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No one has brought this up yet, but I'm sure you've thought of it already -- what about the Genesis 9:4 prohibition on eating meat with the blood still in it? This was pre-Mosaic-law, and so is not dependent on the Mosaic law still being in force or not. Acts 15:29 really seems to cloud things in other ways too, since there are scriptures in the NT that go both ways on eating things sacrificed to idols.
I've always thought that Acts 15:29 included things that were both moral (fornication), and indifferent (meat offered to idols) because they were all things that were specifically abhorrent to observant Jews, and that the Gentiles would have thought nothing of and needed to heed (even the fornication law, which was moral, because of their normal acceptance of temple prostitutes), since many Jewish believers were having a really difficult time accepting Gentile believers as true believers.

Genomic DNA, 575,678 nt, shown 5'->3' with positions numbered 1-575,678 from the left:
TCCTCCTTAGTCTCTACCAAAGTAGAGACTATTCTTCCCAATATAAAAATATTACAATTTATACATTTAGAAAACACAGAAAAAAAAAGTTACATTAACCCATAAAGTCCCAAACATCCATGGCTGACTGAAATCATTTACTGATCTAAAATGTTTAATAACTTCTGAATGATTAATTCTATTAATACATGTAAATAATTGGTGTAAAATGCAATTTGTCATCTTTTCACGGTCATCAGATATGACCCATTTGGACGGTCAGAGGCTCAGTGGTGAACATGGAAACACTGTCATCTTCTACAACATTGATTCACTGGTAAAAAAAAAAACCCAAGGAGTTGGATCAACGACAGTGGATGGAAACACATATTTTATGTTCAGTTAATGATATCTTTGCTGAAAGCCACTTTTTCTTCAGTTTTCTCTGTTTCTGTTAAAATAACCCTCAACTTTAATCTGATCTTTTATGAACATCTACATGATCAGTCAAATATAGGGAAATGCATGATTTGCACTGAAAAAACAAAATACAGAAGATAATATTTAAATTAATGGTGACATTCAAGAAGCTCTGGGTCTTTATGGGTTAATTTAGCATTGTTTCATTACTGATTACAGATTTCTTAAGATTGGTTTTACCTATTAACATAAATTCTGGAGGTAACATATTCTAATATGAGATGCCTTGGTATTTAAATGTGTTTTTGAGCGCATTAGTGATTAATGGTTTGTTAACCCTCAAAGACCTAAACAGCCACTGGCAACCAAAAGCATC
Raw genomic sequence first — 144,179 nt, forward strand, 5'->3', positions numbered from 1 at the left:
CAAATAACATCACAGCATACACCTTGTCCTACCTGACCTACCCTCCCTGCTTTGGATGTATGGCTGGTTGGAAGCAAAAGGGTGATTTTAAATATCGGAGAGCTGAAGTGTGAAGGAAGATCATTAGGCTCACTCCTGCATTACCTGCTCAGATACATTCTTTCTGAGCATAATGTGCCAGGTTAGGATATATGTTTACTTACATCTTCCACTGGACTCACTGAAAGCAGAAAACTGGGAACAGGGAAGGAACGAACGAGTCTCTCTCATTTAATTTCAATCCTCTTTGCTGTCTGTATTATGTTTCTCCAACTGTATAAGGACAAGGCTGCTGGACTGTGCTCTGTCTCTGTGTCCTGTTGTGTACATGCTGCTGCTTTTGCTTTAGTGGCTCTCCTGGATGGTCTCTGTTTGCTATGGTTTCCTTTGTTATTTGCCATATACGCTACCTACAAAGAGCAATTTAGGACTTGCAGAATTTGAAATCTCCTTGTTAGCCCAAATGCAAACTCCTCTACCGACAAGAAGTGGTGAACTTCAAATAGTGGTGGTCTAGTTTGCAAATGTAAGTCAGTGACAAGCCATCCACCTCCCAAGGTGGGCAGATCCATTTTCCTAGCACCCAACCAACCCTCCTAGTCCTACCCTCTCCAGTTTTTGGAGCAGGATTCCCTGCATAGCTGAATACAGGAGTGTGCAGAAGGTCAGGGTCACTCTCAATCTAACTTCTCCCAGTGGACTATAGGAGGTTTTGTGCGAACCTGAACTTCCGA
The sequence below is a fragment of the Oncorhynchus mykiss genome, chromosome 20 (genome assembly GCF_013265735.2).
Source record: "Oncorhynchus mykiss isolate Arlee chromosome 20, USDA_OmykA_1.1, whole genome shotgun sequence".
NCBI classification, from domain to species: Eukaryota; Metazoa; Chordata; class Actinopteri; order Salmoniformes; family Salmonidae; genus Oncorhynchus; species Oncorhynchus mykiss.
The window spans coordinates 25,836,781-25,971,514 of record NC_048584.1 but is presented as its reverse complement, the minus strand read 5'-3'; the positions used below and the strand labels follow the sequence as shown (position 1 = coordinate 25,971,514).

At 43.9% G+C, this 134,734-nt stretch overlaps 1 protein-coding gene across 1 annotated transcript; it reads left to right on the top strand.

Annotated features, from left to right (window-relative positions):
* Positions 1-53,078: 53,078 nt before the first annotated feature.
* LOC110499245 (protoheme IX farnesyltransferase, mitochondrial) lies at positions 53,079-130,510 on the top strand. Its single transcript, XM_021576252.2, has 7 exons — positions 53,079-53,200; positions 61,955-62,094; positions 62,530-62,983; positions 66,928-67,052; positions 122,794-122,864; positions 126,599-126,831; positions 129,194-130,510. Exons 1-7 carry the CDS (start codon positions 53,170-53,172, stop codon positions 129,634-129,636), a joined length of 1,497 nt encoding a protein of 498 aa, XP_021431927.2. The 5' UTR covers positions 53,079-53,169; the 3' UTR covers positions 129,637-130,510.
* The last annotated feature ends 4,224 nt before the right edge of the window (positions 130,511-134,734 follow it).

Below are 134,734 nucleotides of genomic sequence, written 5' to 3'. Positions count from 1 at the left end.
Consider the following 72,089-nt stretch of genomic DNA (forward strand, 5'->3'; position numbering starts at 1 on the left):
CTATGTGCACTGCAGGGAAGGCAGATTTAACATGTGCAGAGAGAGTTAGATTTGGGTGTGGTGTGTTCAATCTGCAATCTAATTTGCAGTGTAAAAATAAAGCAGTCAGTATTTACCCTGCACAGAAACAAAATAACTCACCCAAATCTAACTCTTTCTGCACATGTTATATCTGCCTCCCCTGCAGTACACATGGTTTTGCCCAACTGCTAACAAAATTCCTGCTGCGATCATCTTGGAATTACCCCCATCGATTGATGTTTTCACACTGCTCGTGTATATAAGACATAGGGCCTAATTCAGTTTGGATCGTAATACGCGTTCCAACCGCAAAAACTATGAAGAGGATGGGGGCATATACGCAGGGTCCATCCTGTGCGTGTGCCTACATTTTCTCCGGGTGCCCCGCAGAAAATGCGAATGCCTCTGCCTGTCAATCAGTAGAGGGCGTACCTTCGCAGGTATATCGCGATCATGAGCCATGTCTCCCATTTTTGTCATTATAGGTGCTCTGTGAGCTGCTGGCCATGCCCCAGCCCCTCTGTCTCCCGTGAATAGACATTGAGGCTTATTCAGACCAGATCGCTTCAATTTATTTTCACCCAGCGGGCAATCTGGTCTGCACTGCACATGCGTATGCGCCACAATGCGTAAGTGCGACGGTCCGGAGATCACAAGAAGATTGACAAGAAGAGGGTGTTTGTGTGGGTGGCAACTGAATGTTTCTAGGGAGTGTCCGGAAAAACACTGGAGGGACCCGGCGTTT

As to the blood issue, I'm not sure if it's part of the moral law or not, but given Genesis 9:4, I would think it's a lot more complicated than the Mosaic law now being of none effect. Most Americans aren't faced with this on a daily basis, but having been in Germany where Blutwurst (blood sausage) is fairly common, I've heard it discussed among Christians there, and, just like here, there is disagreement whether it's a moral precept or not.
"We agree that the prohibition against immorality is still in effect. But what about blood and meat sacrificed to idols? What think ye?"
My first thought would be a follow-up question: when was it rescinded?
It is clearly a command that was instructed under Holy Spirit leadership and inspiration, propagated under apostolic and elder authority, expected to be maintained by 2nd generation believers (Acts 21), and verified by Jesus Christ as continuing to be problematic (at least the meat offered to idols part) in His messages to the churches in Rev. 2.
The institution of meats as clean and unclean was clearly commanded in the Law, and clearly rescinded in Acts 10. If the commands towards blood and idol sacrifices is inapplicable, it, too, must have a recension notice, I would think.